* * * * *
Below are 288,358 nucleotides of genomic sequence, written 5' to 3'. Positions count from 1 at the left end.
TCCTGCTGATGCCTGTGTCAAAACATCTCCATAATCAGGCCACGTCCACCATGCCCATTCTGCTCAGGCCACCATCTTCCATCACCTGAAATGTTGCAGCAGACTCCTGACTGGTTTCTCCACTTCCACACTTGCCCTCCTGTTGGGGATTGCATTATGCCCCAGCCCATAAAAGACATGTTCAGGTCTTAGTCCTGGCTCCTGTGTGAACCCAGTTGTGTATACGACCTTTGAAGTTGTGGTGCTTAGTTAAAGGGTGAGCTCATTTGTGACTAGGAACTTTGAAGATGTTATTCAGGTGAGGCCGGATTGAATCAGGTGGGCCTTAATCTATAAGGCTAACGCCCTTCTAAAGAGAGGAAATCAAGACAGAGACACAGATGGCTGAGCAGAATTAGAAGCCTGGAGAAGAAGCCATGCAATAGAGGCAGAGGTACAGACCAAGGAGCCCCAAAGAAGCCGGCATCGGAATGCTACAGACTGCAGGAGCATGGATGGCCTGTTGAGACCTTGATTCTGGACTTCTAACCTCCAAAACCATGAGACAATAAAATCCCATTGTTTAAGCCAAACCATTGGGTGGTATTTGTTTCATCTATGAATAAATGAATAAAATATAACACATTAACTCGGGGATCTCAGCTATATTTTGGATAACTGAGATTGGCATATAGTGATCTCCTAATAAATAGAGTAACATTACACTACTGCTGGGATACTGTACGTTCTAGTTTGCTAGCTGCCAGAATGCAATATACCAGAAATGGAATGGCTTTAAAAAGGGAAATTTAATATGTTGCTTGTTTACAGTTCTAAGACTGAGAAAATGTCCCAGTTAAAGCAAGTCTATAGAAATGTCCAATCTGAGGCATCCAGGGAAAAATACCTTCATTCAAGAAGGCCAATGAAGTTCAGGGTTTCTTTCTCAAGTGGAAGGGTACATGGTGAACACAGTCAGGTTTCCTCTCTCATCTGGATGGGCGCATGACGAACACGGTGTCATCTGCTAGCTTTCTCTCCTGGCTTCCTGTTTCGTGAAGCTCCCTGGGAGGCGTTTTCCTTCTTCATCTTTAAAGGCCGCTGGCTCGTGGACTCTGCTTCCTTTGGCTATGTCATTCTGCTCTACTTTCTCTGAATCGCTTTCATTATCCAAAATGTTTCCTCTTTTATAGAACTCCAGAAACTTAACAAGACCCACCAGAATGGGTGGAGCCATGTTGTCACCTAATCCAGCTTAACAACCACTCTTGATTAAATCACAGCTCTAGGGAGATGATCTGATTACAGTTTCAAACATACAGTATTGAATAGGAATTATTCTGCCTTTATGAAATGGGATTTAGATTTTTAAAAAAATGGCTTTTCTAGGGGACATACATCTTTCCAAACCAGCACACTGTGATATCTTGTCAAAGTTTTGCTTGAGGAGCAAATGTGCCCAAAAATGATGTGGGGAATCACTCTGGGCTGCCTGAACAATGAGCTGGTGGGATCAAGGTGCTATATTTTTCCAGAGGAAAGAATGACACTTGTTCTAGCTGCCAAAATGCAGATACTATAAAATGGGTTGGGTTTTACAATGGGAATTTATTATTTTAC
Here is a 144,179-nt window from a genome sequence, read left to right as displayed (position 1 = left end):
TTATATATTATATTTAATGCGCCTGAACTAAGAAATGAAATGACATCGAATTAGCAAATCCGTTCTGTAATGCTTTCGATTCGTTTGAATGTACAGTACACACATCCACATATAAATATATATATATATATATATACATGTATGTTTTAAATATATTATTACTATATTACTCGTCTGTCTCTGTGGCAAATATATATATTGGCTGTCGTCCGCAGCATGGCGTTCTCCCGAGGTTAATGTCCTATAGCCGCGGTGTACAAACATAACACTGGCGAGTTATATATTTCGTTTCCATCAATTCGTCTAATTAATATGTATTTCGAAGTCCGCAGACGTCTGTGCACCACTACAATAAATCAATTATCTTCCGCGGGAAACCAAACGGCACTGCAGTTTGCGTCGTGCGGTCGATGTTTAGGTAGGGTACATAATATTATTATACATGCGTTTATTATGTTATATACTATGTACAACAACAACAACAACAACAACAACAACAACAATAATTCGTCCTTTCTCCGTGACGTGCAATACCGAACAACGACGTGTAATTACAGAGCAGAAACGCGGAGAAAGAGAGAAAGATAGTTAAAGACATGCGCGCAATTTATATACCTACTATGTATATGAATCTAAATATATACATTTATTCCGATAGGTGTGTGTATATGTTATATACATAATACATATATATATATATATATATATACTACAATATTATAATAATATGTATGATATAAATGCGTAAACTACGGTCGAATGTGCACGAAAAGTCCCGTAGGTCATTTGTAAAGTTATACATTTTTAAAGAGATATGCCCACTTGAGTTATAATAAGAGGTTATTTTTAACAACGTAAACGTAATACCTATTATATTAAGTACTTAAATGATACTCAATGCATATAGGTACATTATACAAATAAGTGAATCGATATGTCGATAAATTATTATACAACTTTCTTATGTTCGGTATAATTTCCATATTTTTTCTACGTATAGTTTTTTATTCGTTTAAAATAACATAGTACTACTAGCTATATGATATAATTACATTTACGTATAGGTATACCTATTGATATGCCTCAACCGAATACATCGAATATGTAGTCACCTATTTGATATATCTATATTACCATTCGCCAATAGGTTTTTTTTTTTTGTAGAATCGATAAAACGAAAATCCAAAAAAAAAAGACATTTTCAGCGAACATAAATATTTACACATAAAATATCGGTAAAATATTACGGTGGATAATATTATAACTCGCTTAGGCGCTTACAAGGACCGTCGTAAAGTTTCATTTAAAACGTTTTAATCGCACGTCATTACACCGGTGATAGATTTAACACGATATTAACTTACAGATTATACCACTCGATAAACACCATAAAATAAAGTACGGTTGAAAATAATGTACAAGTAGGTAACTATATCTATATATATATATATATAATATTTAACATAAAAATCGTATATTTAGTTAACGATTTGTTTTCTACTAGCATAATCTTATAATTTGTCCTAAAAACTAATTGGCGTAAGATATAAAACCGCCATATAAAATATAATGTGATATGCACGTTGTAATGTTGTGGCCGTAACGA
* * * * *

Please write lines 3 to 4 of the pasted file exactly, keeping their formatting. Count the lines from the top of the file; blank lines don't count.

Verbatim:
Here is a 144,179-nt window from a genome sequence, read left to right as displayed (position 1 = left end):
TTATATATTATATTTAATGCGCCTGAACTAAGAAATGAAATGACATCGAATTAGCAAATCCGTTCTGTAATGCTTTCGATTCGTTTGAATGTACAGTACACACATCCACATATAAATATATATATATATATATATACATGTATGTTTTAAATATATTATTACTATATTACTCGTCTGTCTCTGTGGCAAATATATATATTGGCTGTCGTCCGCAGCATGGCGTTCTCCCGAGGTTAATGTCCTATAGCCGCGGTGTACAAACATAACACTGGCGAGTTATATATTTCGTTTCCATCAATTCGTCTAATTAATATGTATTTCGAAGTCCGCAGACGTCTGTGCACCACTACAATAAATCAATTATCTTCCGCGGGAAACCAAACGGCACTGCAGTTTGCGTCGTGCGGTCGATGTTTAGGTAGGGTACATAATATTATTATACATGCGTTTATTATGTTATATACTATGTACAACAACAACAACAACAACAACAACAACAACAATAATTCGTCCTTTCTCCGTGACGTGCAATACCGAACAACGACGTGTAATTACAGAGCAGAAACGCGGAGAAAGAGAGAAAGATAGTTAAAGACATGCGCGCAATTTATATACCTACTATGTATATGAATCTAAATATATACATTTATTCCGATAGGTGTGTGTATATGTTATATACATAATACATATATATATATATATATATATACTACAATATTATAATAATATGTATGATATAAATGCGTAAACTACGGTCGAATGTGCACGAAAAGTCCCGTAGGTCATTTGTAAAGTTATACATTTTTAAAGAGATATGCCCACTTGAGTTATAATAAGAGGTTATTTTTAACAACGTAAACGTAATACCTATTATATTAAGTACTTAAATGATACTCAATGCATATAGGTACATTATACAAATAAGTGAATCGATATGTCGATAAATTATTATACAACTTTCTTATGTTCGGTATAATTTCCATATTTTTTCTACGTATAGTTTTTTATTCGTTTAAAATAACATAGTACTACTAGCTATATGATATAATTACATTTACGTATAGGTATACCTATTGATATGCCTCAACCGAATACATCGAATATGTAGTCACCTATTTGATATATCTATATTACCATTCGCCAATAGGTTTTTTTTTTTTGTAGAATCGATAAAACGAAAATCCAAAAAAAAAAGACATTTTCAGCGAACATAAATATTTACACATAAAATATCGGTAAAATATTACGGTGGATAATATTATAACTCGCTTAGGCGCTTACAAGGACCGTCGTAAAGTTTCATTTAAAACGTTTTAATCGCACGTCATTACACCGGTGATAGATTTAACACGATATTAACTTACAGATTATACCACTCGATAAACACCATAAAATAAAGTACGGTTGAAAATAATGTACAAGTAGGTAACTATATCTATATATATATATATATAATATTTAACATAAAAATCGTATATTTAGTTAACGATTTGTTTTCTACTAGCATAATCTTATAATTTGTCCTAAAAACTAATTGGCGTAAGATATAAAACCGCCATATAAAATATAATGTGATATGCACGTTGTAATGTTGTGGCCGTAACGA